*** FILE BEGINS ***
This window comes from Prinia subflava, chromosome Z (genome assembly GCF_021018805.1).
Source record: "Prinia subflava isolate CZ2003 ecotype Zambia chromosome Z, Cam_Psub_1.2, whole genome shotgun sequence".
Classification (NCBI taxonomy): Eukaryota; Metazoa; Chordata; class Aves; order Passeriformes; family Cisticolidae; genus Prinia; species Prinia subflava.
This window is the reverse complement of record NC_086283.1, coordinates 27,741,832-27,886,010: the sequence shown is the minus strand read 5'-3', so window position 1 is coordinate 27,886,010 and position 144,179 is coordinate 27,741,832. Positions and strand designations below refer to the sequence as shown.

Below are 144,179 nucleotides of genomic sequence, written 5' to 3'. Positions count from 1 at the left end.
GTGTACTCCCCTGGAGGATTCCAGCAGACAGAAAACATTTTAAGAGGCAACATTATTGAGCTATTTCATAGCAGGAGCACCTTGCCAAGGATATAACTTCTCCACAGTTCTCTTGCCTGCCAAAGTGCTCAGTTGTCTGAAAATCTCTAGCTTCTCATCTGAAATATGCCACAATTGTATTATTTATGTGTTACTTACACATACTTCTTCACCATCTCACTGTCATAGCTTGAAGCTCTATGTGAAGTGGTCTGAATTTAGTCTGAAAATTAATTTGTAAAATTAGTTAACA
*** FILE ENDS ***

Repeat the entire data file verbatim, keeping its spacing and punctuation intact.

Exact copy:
This window comes from Prinia subflava, chromosome Z (genome assembly GCF_021018805.1).
Source record: "Prinia subflava isolate CZ2003 ecotype Zambia chromosome Z, Cam_Psub_1.2, whole genome shotgun sequence".
Classification (NCBI taxonomy): Eukaryota; Metazoa; Chordata; class Aves; order Passeriformes; family Cisticolidae; genus Prinia; species Prinia subflava.
This window is the reverse complement of record NC_086283.1, coordinates 27,741,832-27,886,010: the sequence shown is the minus strand read 5'-3', so window position 1 is coordinate 27,886,010 and position 144,179 is coordinate 27,741,832. Positions and strand designations below refer to the sequence as shown.

Below are 144,179 nucleotides of genomic sequence, written 5' to 3'. Positions count from 1 at the left end.
GTGTACTCCCCTGGAGGATTCCAGCAGACAGAAAACATTTTAAGAGGCAACATTATTGAGCTATTTCATAGCAGGAGCACCTTGCCAAGGATATAACTTCTCCACAGTTCTCTTGCCTGCCAAAGTGCTCAGTTGTCTGAAAATCTCTAGCTTCTCATCTGAAATATGCCACAATTGTATTATTTATGTGTTACTTACACATACTTCTTCACCATCTCACTGTCATAGCTTGAAGCTCTATGTGAAGTGGTCTGAATTTAGTCTGAAAATTAATTTGTAAAATTAGTTAACA